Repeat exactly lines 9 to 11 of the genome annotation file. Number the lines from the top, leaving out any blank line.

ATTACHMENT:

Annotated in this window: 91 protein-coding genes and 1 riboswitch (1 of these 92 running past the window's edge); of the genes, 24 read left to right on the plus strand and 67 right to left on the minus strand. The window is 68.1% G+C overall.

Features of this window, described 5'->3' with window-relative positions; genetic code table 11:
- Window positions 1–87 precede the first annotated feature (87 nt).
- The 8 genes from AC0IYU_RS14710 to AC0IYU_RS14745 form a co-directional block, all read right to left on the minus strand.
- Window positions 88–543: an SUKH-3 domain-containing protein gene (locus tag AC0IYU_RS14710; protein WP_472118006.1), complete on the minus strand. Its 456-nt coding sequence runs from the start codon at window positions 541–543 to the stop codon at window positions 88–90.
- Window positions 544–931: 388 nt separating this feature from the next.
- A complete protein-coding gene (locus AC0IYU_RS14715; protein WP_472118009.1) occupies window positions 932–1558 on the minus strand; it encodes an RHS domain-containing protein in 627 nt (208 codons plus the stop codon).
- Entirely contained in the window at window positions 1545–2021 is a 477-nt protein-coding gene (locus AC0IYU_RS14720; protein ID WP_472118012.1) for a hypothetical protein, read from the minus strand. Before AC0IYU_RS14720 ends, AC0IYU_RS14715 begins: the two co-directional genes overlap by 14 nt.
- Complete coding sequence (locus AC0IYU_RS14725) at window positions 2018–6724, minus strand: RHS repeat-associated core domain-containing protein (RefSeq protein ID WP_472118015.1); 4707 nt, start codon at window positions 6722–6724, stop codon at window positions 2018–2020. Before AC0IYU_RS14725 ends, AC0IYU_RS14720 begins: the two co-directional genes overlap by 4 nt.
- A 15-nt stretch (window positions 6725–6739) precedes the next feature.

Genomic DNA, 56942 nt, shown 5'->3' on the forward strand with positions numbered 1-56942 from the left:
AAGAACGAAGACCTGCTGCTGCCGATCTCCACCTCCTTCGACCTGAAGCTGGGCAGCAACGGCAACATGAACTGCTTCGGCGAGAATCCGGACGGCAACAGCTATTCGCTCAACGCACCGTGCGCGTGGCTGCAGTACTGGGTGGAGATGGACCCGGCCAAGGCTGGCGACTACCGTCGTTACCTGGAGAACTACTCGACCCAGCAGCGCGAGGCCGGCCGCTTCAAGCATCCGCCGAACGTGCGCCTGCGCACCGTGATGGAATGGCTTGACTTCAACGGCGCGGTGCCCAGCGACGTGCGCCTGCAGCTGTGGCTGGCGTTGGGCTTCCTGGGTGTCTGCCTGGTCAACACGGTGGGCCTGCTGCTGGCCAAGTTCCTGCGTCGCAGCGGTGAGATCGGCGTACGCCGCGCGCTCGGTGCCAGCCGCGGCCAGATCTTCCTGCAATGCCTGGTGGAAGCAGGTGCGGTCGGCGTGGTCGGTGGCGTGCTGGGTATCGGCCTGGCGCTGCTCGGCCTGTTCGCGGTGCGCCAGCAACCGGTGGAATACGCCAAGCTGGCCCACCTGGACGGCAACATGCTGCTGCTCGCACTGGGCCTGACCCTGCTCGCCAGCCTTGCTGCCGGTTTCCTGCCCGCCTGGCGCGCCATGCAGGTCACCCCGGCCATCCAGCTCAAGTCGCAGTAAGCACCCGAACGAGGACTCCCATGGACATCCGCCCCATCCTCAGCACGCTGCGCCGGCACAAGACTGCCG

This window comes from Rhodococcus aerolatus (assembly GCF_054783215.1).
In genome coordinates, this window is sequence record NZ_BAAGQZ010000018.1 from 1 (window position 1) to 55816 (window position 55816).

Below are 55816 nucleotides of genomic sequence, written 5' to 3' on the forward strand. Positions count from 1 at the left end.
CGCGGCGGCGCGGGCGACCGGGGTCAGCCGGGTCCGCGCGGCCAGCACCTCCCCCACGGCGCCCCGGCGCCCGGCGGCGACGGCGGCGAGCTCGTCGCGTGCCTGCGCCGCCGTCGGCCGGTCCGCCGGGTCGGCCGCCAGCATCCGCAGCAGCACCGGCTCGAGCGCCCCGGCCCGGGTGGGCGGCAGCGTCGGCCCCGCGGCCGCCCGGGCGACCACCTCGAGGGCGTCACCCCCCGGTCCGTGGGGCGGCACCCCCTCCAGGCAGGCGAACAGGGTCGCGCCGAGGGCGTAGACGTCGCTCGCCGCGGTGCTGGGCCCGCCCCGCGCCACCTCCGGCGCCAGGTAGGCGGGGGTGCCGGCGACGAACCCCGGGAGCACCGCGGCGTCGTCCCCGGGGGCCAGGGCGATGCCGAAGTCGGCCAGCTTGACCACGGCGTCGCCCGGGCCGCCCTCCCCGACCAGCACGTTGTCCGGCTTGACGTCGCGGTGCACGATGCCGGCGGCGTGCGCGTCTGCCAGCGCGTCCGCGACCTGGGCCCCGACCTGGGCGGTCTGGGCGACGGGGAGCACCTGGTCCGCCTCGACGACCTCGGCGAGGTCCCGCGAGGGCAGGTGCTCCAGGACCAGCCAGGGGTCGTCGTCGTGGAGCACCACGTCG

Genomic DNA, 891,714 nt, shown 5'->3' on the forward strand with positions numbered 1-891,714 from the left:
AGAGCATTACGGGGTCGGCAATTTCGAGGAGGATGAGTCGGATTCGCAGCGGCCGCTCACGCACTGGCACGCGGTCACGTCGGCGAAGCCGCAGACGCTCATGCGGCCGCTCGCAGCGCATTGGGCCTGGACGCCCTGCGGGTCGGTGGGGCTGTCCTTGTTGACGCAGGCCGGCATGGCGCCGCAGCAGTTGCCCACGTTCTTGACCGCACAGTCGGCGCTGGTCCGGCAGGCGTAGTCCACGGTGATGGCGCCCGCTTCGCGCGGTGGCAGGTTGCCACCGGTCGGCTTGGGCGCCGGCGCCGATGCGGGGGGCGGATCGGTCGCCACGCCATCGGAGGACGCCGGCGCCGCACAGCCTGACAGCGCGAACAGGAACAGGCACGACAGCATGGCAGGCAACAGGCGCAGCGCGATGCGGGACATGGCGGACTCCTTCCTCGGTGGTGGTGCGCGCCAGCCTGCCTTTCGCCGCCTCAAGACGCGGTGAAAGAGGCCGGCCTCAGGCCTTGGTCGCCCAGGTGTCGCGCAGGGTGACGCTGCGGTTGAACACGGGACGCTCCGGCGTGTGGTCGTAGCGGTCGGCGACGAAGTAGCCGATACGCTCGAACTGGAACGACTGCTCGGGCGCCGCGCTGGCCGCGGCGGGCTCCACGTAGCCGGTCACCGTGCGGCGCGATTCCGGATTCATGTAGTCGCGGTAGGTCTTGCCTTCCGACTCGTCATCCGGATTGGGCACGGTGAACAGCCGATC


- Complete coding sequence (locus AC0IYU_RS14725) at window positions 2018–6724, minus strand: RHS repeat-associated core domain-containing protein (RefSeq protein ID WP_472118015.1); 4707 nt, start codon at window positions 6722–6724, stop codon at window positions 2018–2020. Before AC0IYU_RS14725 ends, AC0IYU_RS14720 begins: the two co-directional genes overlap by 4 nt.
- A 15-nt stretch (window positions 6725–6739) precedes the next feature.

Genomic DNA, 56942 nt, shown 5'->3' on the forward strand with positions numbered 1-56942 from the left: